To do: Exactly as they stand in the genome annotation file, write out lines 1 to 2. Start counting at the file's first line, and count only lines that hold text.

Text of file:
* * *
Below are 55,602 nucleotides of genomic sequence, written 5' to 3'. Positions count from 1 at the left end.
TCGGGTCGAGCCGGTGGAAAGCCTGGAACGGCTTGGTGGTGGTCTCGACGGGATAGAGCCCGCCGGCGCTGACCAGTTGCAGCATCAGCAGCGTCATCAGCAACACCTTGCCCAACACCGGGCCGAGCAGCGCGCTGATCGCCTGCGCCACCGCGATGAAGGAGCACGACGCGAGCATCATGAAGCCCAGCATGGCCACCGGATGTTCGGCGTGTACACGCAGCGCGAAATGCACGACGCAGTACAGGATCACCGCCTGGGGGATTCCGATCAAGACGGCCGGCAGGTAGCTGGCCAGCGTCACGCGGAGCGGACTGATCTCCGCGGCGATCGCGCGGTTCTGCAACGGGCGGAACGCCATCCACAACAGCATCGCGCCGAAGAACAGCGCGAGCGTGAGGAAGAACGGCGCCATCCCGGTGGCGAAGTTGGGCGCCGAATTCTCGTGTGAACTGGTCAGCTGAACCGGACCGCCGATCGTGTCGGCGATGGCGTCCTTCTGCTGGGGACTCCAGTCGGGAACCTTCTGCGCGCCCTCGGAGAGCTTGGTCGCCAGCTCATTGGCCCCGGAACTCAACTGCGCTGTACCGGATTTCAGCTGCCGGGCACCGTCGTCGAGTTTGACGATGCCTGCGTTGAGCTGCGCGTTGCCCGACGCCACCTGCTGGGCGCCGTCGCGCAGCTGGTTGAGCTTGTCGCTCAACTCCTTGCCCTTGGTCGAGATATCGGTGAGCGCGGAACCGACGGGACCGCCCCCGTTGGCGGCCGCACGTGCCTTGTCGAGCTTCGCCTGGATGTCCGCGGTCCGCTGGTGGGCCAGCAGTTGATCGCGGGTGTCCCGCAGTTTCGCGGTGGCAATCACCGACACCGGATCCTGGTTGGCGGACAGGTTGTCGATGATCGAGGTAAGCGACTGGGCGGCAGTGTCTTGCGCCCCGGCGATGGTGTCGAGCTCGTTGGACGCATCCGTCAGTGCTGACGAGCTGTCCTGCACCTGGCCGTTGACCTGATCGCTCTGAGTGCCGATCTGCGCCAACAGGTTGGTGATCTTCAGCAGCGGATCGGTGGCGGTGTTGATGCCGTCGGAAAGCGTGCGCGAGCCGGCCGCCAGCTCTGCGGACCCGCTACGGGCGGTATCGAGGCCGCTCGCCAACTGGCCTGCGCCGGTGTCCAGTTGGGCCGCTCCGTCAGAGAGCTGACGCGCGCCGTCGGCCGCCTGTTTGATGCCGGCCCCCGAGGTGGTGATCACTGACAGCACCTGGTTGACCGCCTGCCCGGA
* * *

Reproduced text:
Below are 55,602 nucleotides of genomic sequence, written 5' to 3'. Positions count from 1 at the left end.
TCGGGTCGAGCCGGTGGAAAGCCTGGAACGGCTTGGTGGTGGTCTCGACGGGATAGAGCCCGCCGGCGCTGACCAGTTGCAGCATCAGCAGCGTCATCAGCAACACCTTGCCCAACACCGGGCCGAGCAGCGCGCTGATCGCCTGCGCCACCGCGATGAAGGAGCACGACGCGAGCATCATGAAGCCCAGCATGGCCACCGGATGTTCGGCGTGTACACGCAGCGCGAAATGCACGACGCAGTACAGGATCACCGCCTGGGGGATTCCGATCAAGACGGCCGGCAGGTAGCTGGCCAGCGTCACGCGGAGCGGACTGATCTCCGCGGCGATCGCGCGGTTCTGCAACGGGCGGAACGCCATCCACAACAGCATCGCGCCGAAGAACAGCGCGAGCGTGAGGAAGAACGGCGCCATCCCGGTGGCGAAGTTGGGCGCCGAATTCTCGTGTGAACTGGTCAGCTGAACCGGACCGCCGATCGTGTCGGCGATGGCGTCCTTCTGCTGGGGACTCCAGTCGGGAACCTTCTGCGCGCCCTCGGAGAGCTTGGTCGCCAGCTCATTGGCCCCGGAACTCAACTGCGCTGTACCGGATTTCAGCTGCCGGGCACCGTCGTCGAGTTTGACGATGCCTGCGTTGAGCTGCGCGTTGCCCGACGCCACCTGCTGGGCGCCGTCGCGCAGCTGGTTGAGCTTGTCGCTCAACTCCTTGCCCTTGGTCGAGATATCGGTGAGCGCGGAACCGACGGGACCGCCCCCGTTGGCGGCCGCACGTGCCTTGTCGAGCTTCGCCTGGATGTCCGCGGTCCGCTGGTGGGCCAGCAGTTGATCGCGGGTGTCCCGCAGTTTCGCGGTGGCAATCACCGACACCGGATCCTGGTTGGCGGACAGGTTGTCGATGATCGAGGTAAGCGACTGGGCGGCAGTGTCTTGCGCCCCGGCGATGGTGTCGAGCTCGTTGGACGCATCCGTCAGTGCTGACGAGCTGTCCTGCACCTGGCCGTTGACCTGATCGCTCTGAGTGCCGATCTGCGCCAACAGGTTGGTGATCTTCAGCAGCGGATCGGTGGCGGTGTTGATGCCGTCGGAAAGCGTGCGCGAGCCGGCCGCCAGCTCTGCGGACCCGCTACGGGCGGTATCGAGGCCGCTCGCCAACTGGCCTGCGCCGGTGTCCAGTTGGGCCGCTCCGTCAGAGAGCTGACGCGCGCCGTCGGCCGCCTGTTTGATGCCGGCCCCCGAGGTGGTGATCACTGACAGCACCTGGTTGACCGCCTGCCCGGA